The varieties of grapes that are used in Chile are basically the same varieties they’ve been working with since the 16th through 19th century. Cabernet Sauvignon is the most popular right now. There’s also Chardonnay, Sauvignon Blanc, Pinot Noir, a little bit of Syrah, some Riesling, which is crazy. And, of course, the revival of País and Moscatel del Alejandría. Carignan is also kind of a big deal now in Chile. So as I run through these regions, just know that a lot of these grapes are being worked with in each region, and I’ll single out one variety that’s shining in one region if it’s popular.

The northern part of Chile used to be what’s called Pisco country, which is a great base spirit. But there are two valleys there now, the Limari Valley and the Elqui Valley, that are starting to emerge in the American market. So keep an eye out for that. I’ve had good Sauvignon Blancs and Chardonnays from them. Going south, you have the huge Aconcagua Valley, which is named after the river that bisects it. It’s one of those transversal valleys, where the weather changes from the east to the west. It’s huge. Just south of that, you have Casablanca and San Antonio, which are considered subregions of the Aconcagua Valley. Then San Antonio also has its own subregion called Leyda Valley. This is one of those transversal valleys that changes dramatically from east to west, so much so that there can be a month’s difference in harvest in just this one valley — that’s crazy. South of that, we have the Maipo Valley, the Rapel Valley, Curico, and Maule, and each of those regions has regions within them. Some have six, some have two, some have three. This is the Central Valley. This is the most well-known area of Chile, where a lot of Chilean wine that we know is made.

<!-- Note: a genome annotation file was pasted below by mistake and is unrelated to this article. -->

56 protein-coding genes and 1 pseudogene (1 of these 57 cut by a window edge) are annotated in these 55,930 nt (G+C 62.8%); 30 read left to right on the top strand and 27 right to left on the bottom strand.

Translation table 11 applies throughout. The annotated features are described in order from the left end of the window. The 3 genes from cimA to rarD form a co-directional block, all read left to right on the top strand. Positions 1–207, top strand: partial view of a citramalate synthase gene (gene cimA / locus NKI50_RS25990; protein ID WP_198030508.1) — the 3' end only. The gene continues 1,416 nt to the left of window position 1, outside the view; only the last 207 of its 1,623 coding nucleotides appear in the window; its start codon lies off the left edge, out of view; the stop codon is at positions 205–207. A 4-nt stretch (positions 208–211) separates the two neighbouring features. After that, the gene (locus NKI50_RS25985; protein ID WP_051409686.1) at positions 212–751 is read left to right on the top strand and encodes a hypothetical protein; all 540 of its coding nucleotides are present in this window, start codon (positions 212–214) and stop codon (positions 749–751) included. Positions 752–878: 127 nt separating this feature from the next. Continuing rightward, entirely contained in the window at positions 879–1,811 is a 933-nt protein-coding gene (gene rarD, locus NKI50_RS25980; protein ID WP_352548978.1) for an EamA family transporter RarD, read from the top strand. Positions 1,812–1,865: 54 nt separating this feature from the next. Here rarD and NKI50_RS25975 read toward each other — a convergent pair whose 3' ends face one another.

Maipo, just south of Santiago, one of the most famous wine regions in the country, is known for its red wine mainly, and this is where Cabernet Sauvignon shines. There’s also a good Chardonnay and Merlot coming from here. Maipo has six subregions within it. But this is where big, full-bodied Cabs are known. There’s always more coming from Chile. So we’re going to see more. South of that is another one of those transversal valleys where weather changes dramatically from east to west. It’s called the Rapel Valley. It still has a northern and southern zone, even though it goes east to west. I know, it’s crazy. You have the Cachapoal and Colchagua, very well-known valleys that are on the American market. This is another one of those areas that’s known very much for its Cabernet Sauvignon, especially as the vines get towards the foothills of the Andes and you start seeing some cool weather. And toward the coast, I’ve actually had some really good Pinot Noir from there. South of that is Curico. You’re not going to see a lot of it on the American market. But again, look for it at some point. They’re experimenting with a bunch of different varieties there, so something’s going to come out of there.

South of Curico, things get pretty interesting in the wine-growing region of Maule, which is known mostly for Cabernet Sauvignon, but it was also known as a bulk wine region for a long time. The Carignan grape, which is always associated with bulk wine, unfortunately, is still there. But there’s a revival for Carignan, and from what I understand, there is great wine from that grape coming out of Maule. So hopefully we’ll get some more of that on the American market.